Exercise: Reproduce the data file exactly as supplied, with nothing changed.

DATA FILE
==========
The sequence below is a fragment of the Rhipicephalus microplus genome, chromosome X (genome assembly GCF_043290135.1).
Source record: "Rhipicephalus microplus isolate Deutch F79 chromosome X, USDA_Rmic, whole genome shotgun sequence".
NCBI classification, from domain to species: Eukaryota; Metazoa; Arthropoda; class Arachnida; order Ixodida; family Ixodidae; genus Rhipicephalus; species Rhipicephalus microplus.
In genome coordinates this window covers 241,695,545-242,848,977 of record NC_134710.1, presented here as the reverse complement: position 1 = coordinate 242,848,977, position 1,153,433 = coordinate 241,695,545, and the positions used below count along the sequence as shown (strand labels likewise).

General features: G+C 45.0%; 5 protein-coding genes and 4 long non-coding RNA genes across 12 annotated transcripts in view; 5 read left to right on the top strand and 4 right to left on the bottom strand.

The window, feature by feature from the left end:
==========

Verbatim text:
The sequence below is a fragment of the Rhipicephalus microplus genome, chromosome X (genome assembly GCF_043290135.1).
Source record: "Rhipicephalus microplus isolate Deutch F79 chromosome X, USDA_Rmic, whole genome shotgun sequence".
NCBI classification, from domain to species: Eukaryota; Metazoa; Arthropoda; class Arachnida; order Ixodida; family Ixodidae; genus Rhipicephalus; species Rhipicephalus microplus.
In genome coordinates this window covers 241,695,545-242,848,977 of record NC_134710.1, presented here as the reverse complement: position 1 = coordinate 242,848,977, position 1,153,433 = coordinate 241,695,545, and the positions used below count along the sequence as shown (strand labels likewise).

General features: G+C 45.0%; 5 protein-coding genes and 4 long non-coding RNA genes across 12 annotated transcripts in view; 5 read left to right on the top strand and 4 right to left on the bottom strand.

The window, feature by feature from the left end: